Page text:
The Gleaner
Agriculture

A seed farm sprouts in Saint-Chrysostome

Hélène Saby won’t be selling the onions, the beets, or most of the vegetables she grows on rich clay soil in Saint-Chrysostome.

It’s not that they aren’t beautiful; far from it, they are impeccable – and for good reason. Only the best ones will be planted in an unheated greenhouse early next spring to produce seed to the delight of Quebec gardeners.

Saby became interested in seed farming because almost all the seeds available on store shelves are imported from China or the United States. “It’s also to evolve the genetics so that the plants respond better to our needs, to our climate, and to the diseases that can be present,” she says, pointing out that seeds produced in other climates are less adapted to the conditions here: a bit like a child who moves to Quebec after having grown up in Florida.

 

Hélène Saby stands near her hardy greens seed production in her unheated greenhouse nursery The plants need cold nights but not too cold to produce seed in the spring Saby just completed her first season on the farm in Saint Chrysostome PHOTO Ian Ward

 

Saby, who just completed her first season of production at Duncan Farm, is part of a network of small seed farms scattered across southern Quebec. She produces wholesale for Quebec seed companies such as Jardins de l’écoumène, Ferme Coopérative Tournesol, or Semences du Grand Portage. These are companies that together represent a small segment in the market, but which have nevertheless seen rapid growth in recent years due to a strong demand for local seed.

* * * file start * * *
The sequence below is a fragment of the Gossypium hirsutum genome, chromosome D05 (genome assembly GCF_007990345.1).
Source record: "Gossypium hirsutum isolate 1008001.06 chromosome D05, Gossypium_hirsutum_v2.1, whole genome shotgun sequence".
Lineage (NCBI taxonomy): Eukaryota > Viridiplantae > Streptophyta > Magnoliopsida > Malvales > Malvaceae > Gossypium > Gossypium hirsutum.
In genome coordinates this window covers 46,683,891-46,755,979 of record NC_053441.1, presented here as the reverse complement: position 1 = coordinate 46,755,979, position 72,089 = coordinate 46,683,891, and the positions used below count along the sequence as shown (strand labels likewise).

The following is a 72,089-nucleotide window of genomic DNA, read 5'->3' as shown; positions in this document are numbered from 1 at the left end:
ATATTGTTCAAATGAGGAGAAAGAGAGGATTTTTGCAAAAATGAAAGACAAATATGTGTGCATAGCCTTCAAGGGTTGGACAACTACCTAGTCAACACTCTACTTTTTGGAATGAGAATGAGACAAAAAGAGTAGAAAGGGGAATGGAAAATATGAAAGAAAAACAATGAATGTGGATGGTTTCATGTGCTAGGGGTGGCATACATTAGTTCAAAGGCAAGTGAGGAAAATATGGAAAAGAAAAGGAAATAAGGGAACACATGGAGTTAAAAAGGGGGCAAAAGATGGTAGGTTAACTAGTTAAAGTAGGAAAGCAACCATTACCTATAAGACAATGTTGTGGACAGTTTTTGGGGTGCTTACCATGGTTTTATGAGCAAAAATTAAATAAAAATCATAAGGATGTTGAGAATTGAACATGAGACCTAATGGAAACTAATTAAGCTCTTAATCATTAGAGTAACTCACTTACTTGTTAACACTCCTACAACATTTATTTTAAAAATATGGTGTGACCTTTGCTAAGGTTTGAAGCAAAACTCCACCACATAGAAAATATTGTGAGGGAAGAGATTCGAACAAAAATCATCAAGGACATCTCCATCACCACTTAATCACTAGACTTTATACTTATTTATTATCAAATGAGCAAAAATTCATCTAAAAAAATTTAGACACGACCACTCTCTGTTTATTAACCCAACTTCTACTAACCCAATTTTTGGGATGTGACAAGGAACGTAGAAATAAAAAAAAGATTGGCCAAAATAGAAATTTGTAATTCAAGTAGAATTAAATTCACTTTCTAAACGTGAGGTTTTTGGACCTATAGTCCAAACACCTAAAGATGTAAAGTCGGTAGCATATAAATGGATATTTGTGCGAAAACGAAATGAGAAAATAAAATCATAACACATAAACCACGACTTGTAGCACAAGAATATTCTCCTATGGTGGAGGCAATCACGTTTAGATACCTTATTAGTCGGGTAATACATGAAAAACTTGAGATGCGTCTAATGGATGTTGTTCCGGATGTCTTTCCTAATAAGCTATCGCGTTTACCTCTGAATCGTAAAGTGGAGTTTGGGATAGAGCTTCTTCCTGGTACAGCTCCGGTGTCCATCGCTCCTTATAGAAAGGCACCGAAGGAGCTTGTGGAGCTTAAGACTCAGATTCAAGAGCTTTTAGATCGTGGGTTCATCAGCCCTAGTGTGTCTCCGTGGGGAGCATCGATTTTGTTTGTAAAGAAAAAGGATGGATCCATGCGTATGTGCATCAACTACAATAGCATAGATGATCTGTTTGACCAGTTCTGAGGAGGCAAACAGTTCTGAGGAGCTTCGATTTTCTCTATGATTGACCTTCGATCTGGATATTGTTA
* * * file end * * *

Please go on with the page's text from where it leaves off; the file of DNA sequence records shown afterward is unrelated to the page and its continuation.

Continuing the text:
Her project represents a change in the usage of the land in Saint-Chrysostome, which formerly hosted the organic market garden Les Jardins d’Ambroisie. New owners Éric Bélanger and his wife Anne Belhumeur, who together own several Montreal restaurants, bought the land in 2021. The couple have encouraged Saby’s venture to ensure the land is put to good use.

In addition to paying Saby a salary, which allowed her to start the seed initiative without worrying about the usual associated risks of starting a small business, they also support her on the administrative side with accounting, among other things.

Seed gardening

Many stages of seed production are similar to gardening, but with some particularities. “The big challenge is to make sure the plant remains healthy as it matures,” says Saby, noting that a lot of prevention is needed to avoid disease and pest damage in organic farming. Among the strategies implemented on the farm, ventilation is key: “The space between plants is often three to four times more than normal. For example, one radish is planted every nine inches,” she explains. A red radish is normally ready to eat in four weeks from planting but takes about four months to produce seed. This translates into at least 16 weeks of weeding, protection from pests, and staking to keep the large plants from falling to the ground.

 

Hélène Saby says onions are her favourite plant as they are the most fun to produce PHOTO Ian Ward

 

The work is worth it for Saby, who promotes the importance of seed self-sufficiency. “It is important to have access to resources in case of a problem, or if the border closes,” she says.

Her favorite plant? “It’s the onion because it’s the most fun to produce. You take care of it from the time it’s born from the seed to when it dies. You get attached to it! There is so much satisfaction in getting to the end of the process.”

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